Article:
If your copayment costs under Extra Help have changed for the upcoming year, you’ll get a notice from Medicare in early October with the new copayment amounts you’ll pay. If Medicare doesn’t send you a notice, it means you’re still eligible for Extra Help and your level of assistance under the program hasn’t changed from last year.
Medicare also notifies you every fall if the amount of LIS aid you receive changes.
Applying for Extra Help
Extra Help is run by the Social Security Administration. Individuals can apply for the LIS program:
- Online on the Social Security website.
- By calling Social Security at 1-800-772-1213. TTY users can call 1-800-325-0778. Social Security representatives are available Monday through Friday, from 7AM to 7PM.
- In-person at your local Social Security office.
After reviewing your application, Social Security will send you a letter to notify you if you’re eligible for Extra Help. If you qualify for the Extra Help program, you can then enroll in a Medicare Prescription Drug Plan or Medicare Advantage Prescription Drug plan (if you don’t already have Part D coverage). If you don’t enroll in a plan, Medicare will choose a plan for you and automatically enroll you in Part D (you can always change plans if you don’t like the plan you’ve been placed in). Because of your eligibility for Extra Help, you can make changes to your Medicare prescription drug coverage at any time, which will take effect at the start of the following month.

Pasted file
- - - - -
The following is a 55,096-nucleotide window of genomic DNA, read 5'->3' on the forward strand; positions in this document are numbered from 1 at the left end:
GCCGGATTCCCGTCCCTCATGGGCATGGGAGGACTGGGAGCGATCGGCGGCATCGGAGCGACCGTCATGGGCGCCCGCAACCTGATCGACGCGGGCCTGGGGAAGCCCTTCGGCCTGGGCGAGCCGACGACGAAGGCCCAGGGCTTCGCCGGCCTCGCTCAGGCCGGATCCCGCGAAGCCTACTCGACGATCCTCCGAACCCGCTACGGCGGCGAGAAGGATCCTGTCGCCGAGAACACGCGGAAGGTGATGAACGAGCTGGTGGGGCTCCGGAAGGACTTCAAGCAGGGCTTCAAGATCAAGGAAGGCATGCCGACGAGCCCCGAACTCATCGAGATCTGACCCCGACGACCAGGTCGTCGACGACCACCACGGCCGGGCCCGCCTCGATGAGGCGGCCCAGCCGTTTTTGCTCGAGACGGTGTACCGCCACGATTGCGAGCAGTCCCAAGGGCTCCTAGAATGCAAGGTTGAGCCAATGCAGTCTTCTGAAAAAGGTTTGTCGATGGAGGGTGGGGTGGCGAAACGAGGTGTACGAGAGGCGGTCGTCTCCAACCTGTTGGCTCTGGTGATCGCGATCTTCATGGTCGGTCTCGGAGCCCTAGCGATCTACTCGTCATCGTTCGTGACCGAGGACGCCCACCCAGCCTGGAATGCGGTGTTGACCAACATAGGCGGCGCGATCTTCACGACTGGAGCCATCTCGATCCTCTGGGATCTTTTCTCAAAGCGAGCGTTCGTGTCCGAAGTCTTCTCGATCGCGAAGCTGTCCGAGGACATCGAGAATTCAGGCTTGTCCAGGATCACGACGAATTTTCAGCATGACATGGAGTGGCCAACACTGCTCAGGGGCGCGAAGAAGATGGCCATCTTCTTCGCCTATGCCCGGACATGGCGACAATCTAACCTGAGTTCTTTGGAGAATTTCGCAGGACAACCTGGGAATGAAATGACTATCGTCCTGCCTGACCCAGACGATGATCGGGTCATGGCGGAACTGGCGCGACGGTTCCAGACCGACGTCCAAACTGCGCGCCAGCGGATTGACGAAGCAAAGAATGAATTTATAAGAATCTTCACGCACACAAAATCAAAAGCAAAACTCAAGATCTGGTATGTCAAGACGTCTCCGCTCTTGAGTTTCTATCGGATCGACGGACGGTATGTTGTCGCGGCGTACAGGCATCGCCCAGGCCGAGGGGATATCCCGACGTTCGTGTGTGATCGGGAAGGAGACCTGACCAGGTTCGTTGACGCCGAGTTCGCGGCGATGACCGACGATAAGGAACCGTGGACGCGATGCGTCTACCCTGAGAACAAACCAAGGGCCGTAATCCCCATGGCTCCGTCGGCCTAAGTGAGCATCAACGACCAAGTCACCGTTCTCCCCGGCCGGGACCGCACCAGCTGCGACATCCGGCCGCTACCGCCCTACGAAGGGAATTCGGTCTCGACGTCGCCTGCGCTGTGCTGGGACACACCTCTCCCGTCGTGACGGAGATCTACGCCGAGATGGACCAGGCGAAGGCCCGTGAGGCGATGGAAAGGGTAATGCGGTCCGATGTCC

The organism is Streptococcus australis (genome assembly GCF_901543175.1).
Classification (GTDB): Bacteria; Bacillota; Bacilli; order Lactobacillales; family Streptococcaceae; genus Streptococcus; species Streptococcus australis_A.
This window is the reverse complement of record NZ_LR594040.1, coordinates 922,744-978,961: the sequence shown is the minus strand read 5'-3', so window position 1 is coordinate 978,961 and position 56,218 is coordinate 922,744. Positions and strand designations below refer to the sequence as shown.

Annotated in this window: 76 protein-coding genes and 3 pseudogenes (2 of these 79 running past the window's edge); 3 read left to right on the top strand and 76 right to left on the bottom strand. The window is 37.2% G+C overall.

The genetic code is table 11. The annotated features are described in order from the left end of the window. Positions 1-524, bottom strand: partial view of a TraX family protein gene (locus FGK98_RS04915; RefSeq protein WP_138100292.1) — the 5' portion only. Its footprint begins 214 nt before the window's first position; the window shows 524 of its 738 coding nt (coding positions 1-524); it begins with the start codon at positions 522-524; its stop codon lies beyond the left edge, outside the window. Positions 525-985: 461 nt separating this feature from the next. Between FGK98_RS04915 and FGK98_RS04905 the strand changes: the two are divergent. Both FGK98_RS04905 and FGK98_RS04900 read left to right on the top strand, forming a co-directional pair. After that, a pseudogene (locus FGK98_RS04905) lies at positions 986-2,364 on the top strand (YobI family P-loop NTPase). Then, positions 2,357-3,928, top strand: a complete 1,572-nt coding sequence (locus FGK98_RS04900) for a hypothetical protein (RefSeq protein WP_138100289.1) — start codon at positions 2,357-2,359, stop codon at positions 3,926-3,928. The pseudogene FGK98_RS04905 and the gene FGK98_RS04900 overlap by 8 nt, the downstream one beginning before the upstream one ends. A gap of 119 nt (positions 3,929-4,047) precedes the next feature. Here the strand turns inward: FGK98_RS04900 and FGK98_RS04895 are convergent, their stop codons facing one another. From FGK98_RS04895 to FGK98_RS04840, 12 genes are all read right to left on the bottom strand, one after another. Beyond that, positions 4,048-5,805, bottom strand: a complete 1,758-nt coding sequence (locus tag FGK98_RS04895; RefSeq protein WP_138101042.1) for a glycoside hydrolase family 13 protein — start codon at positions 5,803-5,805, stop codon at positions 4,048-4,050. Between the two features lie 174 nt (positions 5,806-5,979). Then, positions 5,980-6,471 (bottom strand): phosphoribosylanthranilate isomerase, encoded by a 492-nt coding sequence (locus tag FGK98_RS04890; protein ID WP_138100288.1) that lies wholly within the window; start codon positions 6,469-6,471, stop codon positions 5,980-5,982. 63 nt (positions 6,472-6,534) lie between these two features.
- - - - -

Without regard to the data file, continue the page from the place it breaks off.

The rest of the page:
If you don’t qualify for Extra Help
If you don’t qualify for the Low-Income Subsidy program, you can appeal the decision by submitting a form to Social Security. You may be asked to explain why you disagree with the decision, and you may need to provide additional information (if any) to support your decision. Social Security will re-review your eligibility and notify you of its decision.
If you’re not eligible for Extra Help, you may also be eligible for another state program that helps with prescription drug costs. To learn more about your options, you can contact your local Medicaid office or your State Health Insurance Assistance Program (SHIP) for more information. Remember, if your income and resource levels change, you can always reapply for the Extra Help program.
You might also consider researching if there’s a lower-cost stand-alone Medicare Prescription Drug Plan or Medicare Advantage plan that includes prescription drug coverage available. Prescription drug costs can vary widely by plan, even when covering the same medications. To find a plan, you can use the plan finder tool on this page to compare plan options in your area; you even have the option to enter your current prescriptions to view Medicare plan options that cover your specific medications. Or, if you’d prefer to get assistance over the phone, just call the number on this page to speak with a licensed insurance agent about your Medicare prescription drug needs.